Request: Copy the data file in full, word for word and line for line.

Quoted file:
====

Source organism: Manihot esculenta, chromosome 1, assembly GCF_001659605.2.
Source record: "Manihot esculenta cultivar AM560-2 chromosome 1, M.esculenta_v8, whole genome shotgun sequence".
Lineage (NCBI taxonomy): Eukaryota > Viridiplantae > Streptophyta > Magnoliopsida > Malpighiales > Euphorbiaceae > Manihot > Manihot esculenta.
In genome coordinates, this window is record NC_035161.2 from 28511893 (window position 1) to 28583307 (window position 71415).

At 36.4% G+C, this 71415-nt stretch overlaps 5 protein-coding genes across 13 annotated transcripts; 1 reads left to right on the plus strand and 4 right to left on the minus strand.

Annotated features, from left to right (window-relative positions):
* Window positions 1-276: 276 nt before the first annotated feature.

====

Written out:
Source organism: Manihot esculenta, chromosome 1, assembly GCF_001659605.2.
Source record: "Manihot esculenta cultivar AM560-2 chromosome 1, M.esculenta_v8, whole genome shotgun sequence".
Lineage (NCBI taxonomy): Eukaryota > Viridiplantae > Streptophyta > Magnoliopsida > Malpighiales > Euphorbiaceae > Manihot > Manihot esculenta.
In genome coordinates, this window is record NC_035161.2 from 28511893 (window position 1) to 28583307 (window position 71415).

At 36.4% G+C, this 71415-nt stretch overlaps 5 protein-coding genes across 13 annotated transcripts; 1 reads left to right on the plus strand and 4 right to left on the minus strand.

Annotated features, from left to right (window-relative positions):
* Window positions 1-276: 276 nt before the first annotated feature.